Ah, autumn! The time of year when the leaves change color, the pumpkins grace our porches, and mums, gigantic and colorful mums, are bought and sold by the - thousands.
Purchasing a mum at this time of year is as much a part of the autumnal ritual as enjoying apple cider and cheering your favorite football team
But are mums the best choice for our pollinators? My personal feeling is "no". Mum is not the word for our gardens. As with many popular garden plants, the garden mum, "hardy mum", is not native to this hemisphere. This member of the Aster family, Chrysanthemum morifolium is native to Asia and Europe. Fortunately, unlike many non-native plants, these mums do not seem to become invasive. One reason is they tend to be difficult to grow and require a fair amount of fertilizer and special care in order to succeed. They are also subject to various pests and diseases, including aster yellows and powdery mildew.
But what about our pollinators? If you observe a garden mum for any length of time you will notice that while the blooms are beautiful, very few pollinators visit the plants. I can only speculate, but I believe the blooms offer little in the way of pollen or nutrition and do not attract pollinators to them. Like many flowering plants, mums have been hybridized and cultivared solely for their looks and not for their ecological benefits.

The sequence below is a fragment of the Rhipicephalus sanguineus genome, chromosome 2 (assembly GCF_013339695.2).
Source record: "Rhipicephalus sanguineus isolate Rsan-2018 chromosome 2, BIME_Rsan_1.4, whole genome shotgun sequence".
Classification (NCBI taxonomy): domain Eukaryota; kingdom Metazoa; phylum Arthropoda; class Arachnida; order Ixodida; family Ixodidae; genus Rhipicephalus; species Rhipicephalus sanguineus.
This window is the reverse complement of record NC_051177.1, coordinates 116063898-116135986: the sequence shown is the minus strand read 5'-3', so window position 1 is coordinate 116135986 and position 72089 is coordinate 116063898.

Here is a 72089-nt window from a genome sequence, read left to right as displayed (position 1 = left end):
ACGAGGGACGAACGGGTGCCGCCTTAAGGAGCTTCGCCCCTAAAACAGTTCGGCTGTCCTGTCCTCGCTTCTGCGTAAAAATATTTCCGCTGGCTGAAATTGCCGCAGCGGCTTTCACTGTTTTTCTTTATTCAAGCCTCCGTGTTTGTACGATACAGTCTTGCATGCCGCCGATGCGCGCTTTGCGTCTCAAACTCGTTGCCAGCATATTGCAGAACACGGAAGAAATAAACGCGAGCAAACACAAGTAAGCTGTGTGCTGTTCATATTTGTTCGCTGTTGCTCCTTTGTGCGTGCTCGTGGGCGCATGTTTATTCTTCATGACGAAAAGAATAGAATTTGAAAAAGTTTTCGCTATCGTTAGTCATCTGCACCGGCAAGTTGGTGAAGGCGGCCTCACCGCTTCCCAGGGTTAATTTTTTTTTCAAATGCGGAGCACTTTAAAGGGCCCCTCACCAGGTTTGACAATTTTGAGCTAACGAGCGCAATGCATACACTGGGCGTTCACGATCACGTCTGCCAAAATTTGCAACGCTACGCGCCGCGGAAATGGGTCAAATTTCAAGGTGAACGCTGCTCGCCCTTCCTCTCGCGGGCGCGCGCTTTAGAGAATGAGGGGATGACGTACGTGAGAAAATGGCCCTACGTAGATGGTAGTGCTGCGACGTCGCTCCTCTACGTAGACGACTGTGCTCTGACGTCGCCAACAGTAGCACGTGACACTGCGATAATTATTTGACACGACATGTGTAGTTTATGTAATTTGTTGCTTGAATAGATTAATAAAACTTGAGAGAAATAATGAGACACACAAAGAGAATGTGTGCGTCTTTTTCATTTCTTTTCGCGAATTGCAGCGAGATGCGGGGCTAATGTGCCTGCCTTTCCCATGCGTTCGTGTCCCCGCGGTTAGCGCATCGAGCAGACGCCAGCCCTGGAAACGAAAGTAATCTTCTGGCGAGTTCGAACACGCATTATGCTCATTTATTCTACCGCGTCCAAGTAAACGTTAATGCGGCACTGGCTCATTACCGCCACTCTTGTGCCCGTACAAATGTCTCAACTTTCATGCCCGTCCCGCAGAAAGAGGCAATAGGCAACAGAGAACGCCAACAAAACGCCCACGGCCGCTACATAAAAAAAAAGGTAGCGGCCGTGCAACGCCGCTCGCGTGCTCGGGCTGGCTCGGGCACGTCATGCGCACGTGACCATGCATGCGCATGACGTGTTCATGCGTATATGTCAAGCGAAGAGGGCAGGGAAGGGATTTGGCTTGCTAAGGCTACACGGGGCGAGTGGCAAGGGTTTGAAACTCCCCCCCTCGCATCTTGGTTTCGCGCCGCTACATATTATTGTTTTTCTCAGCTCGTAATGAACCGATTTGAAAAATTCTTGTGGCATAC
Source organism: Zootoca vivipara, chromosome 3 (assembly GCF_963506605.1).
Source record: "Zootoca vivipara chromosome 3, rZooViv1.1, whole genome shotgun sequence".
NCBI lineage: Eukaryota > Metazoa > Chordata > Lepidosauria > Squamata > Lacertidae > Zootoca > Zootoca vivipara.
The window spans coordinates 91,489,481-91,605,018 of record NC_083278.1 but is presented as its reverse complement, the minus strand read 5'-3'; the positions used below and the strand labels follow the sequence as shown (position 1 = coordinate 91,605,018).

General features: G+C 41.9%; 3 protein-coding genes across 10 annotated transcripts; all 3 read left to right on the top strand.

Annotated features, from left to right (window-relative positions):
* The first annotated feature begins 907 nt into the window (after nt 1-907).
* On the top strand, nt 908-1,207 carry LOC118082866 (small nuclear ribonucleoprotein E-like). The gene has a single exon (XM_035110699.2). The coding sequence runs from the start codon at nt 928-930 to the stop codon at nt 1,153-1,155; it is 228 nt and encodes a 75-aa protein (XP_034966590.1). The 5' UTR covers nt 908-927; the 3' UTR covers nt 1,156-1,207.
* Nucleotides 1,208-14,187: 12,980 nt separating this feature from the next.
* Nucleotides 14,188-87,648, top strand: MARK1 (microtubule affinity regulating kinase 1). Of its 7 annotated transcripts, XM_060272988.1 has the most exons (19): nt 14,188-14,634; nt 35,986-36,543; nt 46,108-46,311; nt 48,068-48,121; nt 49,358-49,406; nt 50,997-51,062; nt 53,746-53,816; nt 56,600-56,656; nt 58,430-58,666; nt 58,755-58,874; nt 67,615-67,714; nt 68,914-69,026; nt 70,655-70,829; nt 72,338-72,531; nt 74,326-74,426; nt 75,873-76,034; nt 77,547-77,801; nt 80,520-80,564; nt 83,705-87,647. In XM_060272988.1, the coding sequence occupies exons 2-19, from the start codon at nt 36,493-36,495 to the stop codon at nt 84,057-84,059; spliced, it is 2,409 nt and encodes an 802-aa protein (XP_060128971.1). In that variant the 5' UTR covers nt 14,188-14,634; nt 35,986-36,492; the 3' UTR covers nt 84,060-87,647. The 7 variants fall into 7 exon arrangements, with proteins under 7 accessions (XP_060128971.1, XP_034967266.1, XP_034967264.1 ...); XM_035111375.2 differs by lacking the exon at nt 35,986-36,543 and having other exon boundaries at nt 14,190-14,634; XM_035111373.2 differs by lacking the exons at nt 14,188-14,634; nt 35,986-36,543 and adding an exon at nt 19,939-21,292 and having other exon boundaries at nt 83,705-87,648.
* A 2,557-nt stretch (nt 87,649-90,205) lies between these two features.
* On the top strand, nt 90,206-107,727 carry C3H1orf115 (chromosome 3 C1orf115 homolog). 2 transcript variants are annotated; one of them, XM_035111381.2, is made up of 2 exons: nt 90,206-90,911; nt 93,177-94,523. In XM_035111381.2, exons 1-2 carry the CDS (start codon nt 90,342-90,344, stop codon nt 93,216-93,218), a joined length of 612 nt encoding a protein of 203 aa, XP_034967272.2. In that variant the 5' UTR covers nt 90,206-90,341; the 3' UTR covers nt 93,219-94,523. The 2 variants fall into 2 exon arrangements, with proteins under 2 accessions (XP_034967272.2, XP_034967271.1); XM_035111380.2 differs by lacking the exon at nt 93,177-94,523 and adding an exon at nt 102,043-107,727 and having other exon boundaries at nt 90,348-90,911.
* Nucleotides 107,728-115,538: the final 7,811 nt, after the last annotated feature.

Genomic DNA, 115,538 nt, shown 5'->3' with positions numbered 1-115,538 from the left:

Rather than making the annual pilgrimmage to the mum store, native plant alternatives abound, and several are blooming or about to bloom at this time of year, offering a multitude of choices!
Right now the Goldenrods are ablaze in brilliant yellows. The New England Asters offer purples and on occasion pink. Black Eyed Susans continue their blossoming. These plants offer excellent nutrition for our migrating Monarchs and other insects, and bloom at the perfect time - when they are most needed. They require little care, and once established these perinnials will bring gorgeous color for years to come.
In addition, by leaving the stems standing through the winter you will provide shelter for various bees and insects that rely on the stems for overwintering purposes. The dead plants will also provide cover for native wildlife, creating a great habitat in your yard.
For more information on alternatives to the garden mum, visit the Grow Native website, www.grownative.org - and enjoy your autumn blossoms!